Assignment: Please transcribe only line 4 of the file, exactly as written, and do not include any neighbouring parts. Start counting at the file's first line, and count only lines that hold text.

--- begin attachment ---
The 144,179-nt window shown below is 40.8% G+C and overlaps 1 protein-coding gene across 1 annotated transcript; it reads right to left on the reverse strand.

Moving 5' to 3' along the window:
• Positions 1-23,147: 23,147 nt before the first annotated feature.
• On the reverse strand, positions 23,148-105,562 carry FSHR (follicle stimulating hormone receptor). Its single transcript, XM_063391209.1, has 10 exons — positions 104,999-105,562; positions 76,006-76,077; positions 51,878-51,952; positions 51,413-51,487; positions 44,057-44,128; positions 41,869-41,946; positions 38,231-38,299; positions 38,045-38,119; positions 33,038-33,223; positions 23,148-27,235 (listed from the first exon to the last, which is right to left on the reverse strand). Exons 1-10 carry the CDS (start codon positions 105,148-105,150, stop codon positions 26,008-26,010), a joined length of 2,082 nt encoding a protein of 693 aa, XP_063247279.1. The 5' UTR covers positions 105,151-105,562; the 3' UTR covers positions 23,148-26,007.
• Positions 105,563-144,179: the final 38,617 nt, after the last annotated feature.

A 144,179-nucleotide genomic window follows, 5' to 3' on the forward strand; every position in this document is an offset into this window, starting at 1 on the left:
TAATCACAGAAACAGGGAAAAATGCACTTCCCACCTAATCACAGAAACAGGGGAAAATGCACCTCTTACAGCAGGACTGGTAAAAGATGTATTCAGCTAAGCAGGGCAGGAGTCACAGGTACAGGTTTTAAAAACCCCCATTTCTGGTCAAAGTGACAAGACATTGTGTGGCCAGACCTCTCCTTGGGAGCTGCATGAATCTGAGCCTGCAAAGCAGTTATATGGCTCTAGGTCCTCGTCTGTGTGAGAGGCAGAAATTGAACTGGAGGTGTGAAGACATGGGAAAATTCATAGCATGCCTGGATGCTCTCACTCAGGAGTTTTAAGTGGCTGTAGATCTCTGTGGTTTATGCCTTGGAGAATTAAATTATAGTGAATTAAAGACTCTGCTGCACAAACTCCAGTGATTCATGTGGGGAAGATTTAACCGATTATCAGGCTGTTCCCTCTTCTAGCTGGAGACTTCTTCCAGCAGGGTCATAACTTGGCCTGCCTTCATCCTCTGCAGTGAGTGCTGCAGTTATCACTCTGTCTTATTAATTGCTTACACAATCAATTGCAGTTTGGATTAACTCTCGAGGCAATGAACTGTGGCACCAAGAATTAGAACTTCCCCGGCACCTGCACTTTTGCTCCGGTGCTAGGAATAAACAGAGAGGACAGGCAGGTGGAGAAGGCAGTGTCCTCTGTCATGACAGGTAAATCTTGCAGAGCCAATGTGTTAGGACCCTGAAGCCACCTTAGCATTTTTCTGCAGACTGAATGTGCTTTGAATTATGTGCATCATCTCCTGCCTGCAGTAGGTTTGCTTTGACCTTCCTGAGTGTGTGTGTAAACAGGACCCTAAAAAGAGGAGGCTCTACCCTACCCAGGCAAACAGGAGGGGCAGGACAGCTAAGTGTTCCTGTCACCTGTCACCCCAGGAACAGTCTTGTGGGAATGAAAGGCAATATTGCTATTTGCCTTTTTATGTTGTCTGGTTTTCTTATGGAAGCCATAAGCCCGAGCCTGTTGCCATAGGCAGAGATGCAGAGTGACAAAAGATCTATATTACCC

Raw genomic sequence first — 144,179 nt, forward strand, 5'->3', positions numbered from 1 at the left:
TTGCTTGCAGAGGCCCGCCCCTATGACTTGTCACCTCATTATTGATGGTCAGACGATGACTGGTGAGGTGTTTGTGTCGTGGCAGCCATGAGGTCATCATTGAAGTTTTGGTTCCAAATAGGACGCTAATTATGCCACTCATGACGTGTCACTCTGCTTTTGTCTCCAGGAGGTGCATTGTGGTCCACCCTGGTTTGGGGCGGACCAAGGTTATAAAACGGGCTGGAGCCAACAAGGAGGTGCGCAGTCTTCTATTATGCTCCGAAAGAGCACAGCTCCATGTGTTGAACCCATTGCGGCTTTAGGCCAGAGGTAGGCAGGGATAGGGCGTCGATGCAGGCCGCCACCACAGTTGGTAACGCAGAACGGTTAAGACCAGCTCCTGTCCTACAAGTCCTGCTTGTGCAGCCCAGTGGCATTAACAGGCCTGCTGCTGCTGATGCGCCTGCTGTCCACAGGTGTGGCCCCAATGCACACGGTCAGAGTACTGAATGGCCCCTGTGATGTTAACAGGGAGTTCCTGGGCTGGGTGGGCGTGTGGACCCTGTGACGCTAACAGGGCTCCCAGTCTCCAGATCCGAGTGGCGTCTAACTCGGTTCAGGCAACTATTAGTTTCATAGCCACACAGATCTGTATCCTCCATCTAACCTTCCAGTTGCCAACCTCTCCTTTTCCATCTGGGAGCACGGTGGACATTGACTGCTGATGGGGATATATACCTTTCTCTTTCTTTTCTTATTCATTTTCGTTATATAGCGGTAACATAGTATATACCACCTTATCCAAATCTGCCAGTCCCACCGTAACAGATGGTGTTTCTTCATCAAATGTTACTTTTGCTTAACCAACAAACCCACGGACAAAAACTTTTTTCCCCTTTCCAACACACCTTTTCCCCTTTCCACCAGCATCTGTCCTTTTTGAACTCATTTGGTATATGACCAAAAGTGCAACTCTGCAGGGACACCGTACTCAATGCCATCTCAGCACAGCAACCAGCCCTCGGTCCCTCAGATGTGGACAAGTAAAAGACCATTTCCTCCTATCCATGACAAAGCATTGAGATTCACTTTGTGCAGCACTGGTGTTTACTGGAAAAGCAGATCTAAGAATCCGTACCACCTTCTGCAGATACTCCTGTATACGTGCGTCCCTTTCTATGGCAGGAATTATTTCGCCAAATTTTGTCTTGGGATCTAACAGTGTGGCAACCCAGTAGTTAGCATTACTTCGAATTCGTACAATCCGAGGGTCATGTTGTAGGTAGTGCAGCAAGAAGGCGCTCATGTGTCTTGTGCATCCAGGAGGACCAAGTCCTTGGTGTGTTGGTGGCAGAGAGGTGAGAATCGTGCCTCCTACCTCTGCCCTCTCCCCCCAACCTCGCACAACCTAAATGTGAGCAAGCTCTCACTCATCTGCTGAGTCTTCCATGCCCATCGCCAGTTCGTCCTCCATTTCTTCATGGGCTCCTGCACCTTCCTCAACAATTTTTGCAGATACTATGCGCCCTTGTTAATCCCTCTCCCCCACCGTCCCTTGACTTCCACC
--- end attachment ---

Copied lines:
• On the reverse strand, positions 23,148-105,562 carry FSHR (follicle stimulating hormone receptor). Its single transcript, XM_063391209.1, has 10 exons — positions 104,999-105,562; positions 76,006-76,077; positions 51,878-51,952; positions 51,413-51,487; positions 44,057-44,128; positions 41,869-41,946; positions 38,231-38,299; positions 38,045-38,119; positions 33,038-33,223; positions 23,148-27,235 (listed from the first exon to the last, which is right to left on the reverse strand). Exons 1-10 carry the CDS (start codon positions 105,148-105,150, stop codon positions 26,008-26,010), a joined length of 2,082 nt encoding a protein of 693 aa, XP_063247279.1. The 5' UTR covers positions 105,151-105,562; the 3' UTR covers positions 23,148-26,007.